By Glynn Cosker
Managing Editor, In Homeland Security
Department of Defense installations across the U.S. will no longer accept driver’s licenses from five states deemed non-compliant with the REAL ID Act. Minnesota, Illinois, Missouri, New Mexico and Washington residents must now show an alternate document such as a passport to gain access to a DoD facility.
Twenty-three states are currently not fully compliant with the REAL ID Act but were granted exemptions by the federal government. However, Illinois, Missouri, New Mexico and Washington were all recently denied any further extensions, making them officially non-compliant with the REAL ID Act. Minnesota’s exemption expired in 2015.
Current driver’s licenses are required to show a person’s name, gender, date of birth, a photo, permanent address, signature, the driver’s weight, height, eye and hair color. However, the REAL ID Act requires that driver’s licenses must also include the holder’s citizenship and Social Security number. Additionally, compliant licenses must contain technology that makes them machine-readable.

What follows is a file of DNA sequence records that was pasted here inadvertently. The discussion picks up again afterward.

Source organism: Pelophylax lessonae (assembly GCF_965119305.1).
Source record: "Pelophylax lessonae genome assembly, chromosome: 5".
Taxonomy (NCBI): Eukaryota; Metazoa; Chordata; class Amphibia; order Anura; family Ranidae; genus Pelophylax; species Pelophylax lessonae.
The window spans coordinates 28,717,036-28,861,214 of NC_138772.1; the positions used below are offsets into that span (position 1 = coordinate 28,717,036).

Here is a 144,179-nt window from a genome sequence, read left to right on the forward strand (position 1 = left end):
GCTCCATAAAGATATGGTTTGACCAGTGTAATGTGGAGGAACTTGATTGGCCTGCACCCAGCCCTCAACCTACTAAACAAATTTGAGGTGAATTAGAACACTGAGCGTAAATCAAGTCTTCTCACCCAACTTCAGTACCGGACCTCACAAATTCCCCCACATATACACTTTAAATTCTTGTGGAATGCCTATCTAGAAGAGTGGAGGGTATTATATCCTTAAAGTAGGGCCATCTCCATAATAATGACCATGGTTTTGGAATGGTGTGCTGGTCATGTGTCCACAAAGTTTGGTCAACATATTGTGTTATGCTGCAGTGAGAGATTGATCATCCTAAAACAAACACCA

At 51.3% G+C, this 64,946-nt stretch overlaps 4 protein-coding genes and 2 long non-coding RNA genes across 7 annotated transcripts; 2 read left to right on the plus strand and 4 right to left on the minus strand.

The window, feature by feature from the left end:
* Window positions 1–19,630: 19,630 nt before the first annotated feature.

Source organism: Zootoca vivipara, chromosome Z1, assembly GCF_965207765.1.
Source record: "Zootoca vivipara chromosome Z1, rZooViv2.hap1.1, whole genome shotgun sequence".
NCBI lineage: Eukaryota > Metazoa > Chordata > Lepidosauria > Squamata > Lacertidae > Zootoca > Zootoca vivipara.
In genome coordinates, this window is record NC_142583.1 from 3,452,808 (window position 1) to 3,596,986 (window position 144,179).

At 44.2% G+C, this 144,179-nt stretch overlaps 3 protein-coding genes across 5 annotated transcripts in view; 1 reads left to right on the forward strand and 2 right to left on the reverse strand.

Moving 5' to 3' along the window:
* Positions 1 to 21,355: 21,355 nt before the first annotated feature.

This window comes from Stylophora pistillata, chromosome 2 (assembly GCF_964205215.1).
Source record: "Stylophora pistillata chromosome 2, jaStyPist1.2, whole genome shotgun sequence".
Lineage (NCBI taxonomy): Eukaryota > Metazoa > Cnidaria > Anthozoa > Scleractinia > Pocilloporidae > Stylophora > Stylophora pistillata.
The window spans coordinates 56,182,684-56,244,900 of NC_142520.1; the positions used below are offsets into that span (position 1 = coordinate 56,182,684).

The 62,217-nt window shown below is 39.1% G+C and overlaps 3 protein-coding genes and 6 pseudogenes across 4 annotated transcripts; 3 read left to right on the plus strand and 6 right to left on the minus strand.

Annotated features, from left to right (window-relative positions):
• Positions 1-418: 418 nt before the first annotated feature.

“All federal agencies including DoD must comply with the law regarding the use of REAL IDs for official purposes,” a DoD official said. “For most DoD installations, an identification card or an installation pass is required to facilitate access. Hence, where an ID or an installation pass is used for physical access, DoD installations are prohibited from accepting driver’s licenses or state identification cards from states deemed non-REAL ID compliant.”
The U.S. Department of Homeland Security is currently limiting enforcement of the REAL ID Act to military bases, most federal facilities and nuclear power plants – but there are plans to extend the act’s enforcement to domestic air travel. In fact, Homeland Security Secretary Jeh Johnson recently announced that all domestic airline passengers will be required to show a compliant ID starting Jan. 22, 2018. There is a real possibility that residents of certain states will soon be required to show a passport to clear airport security – even if traveling domestically.
The act’s enforcement is unpopular with many Democrats and Republicans alike, with politicians pointing to the enormous cost of implementation as well as fears that the United States is slowly administering a ‘National ID’ system – similar to those used in Europe.
According to a recent New York Times report, getting every state compliant with the REAL ID Act will cost around $4 billion.